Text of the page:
There’s, then, two things at play. First, there is the idea that improving instructions improves output, an idea that has been with us for as long as humans have been around. But second, there is the new fact that disseminating information is now close to costless.
Both of these things, Bastani thinks, will determine our future. We are getting better and better at exploiting the material world to produce things, promising a world of abundance. We can use — to continue our example — fancy gene-editing technology to massively increase the productivity of our field; then the information about how to do so can go on the internet for all farmers to use, so everybody can massively increase the productivity of their field.
Here’s a way to think of it. As time progresses, our goods become more and more informational, in the sense that a greater proportion of their value is determined by the instructions that went into their production than in the underlying matter they’re made of. Our field is originally non-informational; once we get The Method, it becomes half-informational. Once we get gene-editing tools, mostly informational. And that means that it becomes more and more like a good with zero marginal cost.
But economics struggles, at least in theory, with zero marginal cost goods. One way to see this is to note that if a good costs nothing to produce, then it also costs nothing to produce infinite times — it becomes abundant. But economics is based on scarcity: it is the science of how to allocate scarce resources (according to some).
Now here’s Bastani’s claim: many more things are informational goods, or will become so, than we think. What we think of as hard limits of nature can be supplanted if we just know how to deal with that bit of nature. And once one of us knows how to deal with it, that knowledge will tend to get out, and we’ll all know how to.
For example, just like the farmer increasing the yield of their field, so we’ll be able to use information and the right tools to edit our genes using technologies like Crispr. Only instead of getting one more barrel of wheat, we might get one more year of life. But not only that. Say you don’t like wheat but have tons of it. To modify — perhaps in a biologically implausible way — one of his central cases, new technology allows us to make artificial meat from non-meat matter, and maybe even to make meat from wheat.
These are both game changers. Editing our DNA, making meat from matter that costs much less, in suffering and resources, than animals — these open up new vistas onto life. And they are at least possibly within reach, as Bastani documents in two chapters of his book.
These might sound a bit sci-fi, morally objectionable, or even plain weird. But there are other parts to Bastani’s case. The pressing issue of our time is whether we will (indeed, whether we can, whether it’s not too late) divest ourselves of fossil fuels before the planet is irreparably damaged. Bastani presents the case for thinking that not only is this possible, but it’ll very soon become economically prudent. The sun provides us with more than enough energy for our needs. We just haven’t, until recently, had the information we required to unlock and harness that energy in a cost efficient way, but we are getting better all the time. Similarly, although we have so far done better than expected outrunning Malthusian limits — the risk that we’ll use up all the raw materials the earth has to offer as our population grows — we can’t expect that to continue. But it doesn’t matter, Bastani says, because we’ll soon be able to harvest minerals from outer space.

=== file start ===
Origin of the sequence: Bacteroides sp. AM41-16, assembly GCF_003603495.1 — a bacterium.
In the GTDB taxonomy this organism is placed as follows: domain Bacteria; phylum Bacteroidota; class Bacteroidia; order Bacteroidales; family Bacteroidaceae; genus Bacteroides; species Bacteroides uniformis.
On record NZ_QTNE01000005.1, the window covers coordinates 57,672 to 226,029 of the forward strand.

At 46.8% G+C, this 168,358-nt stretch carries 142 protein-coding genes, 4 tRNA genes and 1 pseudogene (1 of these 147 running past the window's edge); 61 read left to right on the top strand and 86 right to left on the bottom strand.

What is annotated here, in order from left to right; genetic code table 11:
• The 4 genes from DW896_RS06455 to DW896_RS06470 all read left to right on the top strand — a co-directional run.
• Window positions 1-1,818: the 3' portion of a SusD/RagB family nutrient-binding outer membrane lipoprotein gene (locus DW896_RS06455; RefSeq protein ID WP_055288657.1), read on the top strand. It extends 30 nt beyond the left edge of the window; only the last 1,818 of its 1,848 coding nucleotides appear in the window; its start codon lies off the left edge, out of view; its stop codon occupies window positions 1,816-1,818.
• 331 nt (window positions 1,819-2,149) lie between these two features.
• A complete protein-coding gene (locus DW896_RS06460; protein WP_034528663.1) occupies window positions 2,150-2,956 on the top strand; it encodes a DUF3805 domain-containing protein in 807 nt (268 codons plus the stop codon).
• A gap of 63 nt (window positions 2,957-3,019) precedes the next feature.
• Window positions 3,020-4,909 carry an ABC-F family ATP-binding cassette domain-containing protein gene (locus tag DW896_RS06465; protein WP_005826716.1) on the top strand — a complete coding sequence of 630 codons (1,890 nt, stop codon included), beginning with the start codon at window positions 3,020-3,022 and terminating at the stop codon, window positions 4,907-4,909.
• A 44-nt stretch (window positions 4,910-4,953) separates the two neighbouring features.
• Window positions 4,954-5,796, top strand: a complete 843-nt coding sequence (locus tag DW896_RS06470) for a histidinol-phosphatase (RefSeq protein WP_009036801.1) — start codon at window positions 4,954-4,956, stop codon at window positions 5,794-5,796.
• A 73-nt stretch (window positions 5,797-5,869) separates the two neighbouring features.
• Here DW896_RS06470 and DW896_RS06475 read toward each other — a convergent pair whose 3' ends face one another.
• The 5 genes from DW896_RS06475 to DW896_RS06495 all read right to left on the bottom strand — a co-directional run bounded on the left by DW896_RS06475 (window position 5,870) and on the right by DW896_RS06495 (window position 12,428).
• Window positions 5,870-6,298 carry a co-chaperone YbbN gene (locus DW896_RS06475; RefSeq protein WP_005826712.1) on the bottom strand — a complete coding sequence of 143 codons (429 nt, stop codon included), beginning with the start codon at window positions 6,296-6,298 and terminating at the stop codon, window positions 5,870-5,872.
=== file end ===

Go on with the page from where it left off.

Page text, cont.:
Finally, there’s AI. You’ve surely heard the reports about self-driving cars, surely asked yourself what it means when so many jobs, even solidly white colour jobs like you probably work, are automated away. Again, Bastani presents some of the evidence that typically gets offered to suggest that widespread automation is indeed coming.
I benefited from this part of the book, having been relatively ignorant of some of the things he discusses; it is a good compendium of the sort of information you can get from reading long-reads on the various topic (but probably unnecessary if you’ve already read those long-reads). He makes it seem much easier than it will be, though, and it would have been nice to hear about the obstacles that will need to be overcome to arrive at a post-scarcity future.
The overall role of the first half of the book, then, is to argue that scarcity is close to being overcome in life, food, energy, materials, and leisure time. We are looking at a future in which we have an abundance of all of them. The pressing question then becomes: what will we make of this?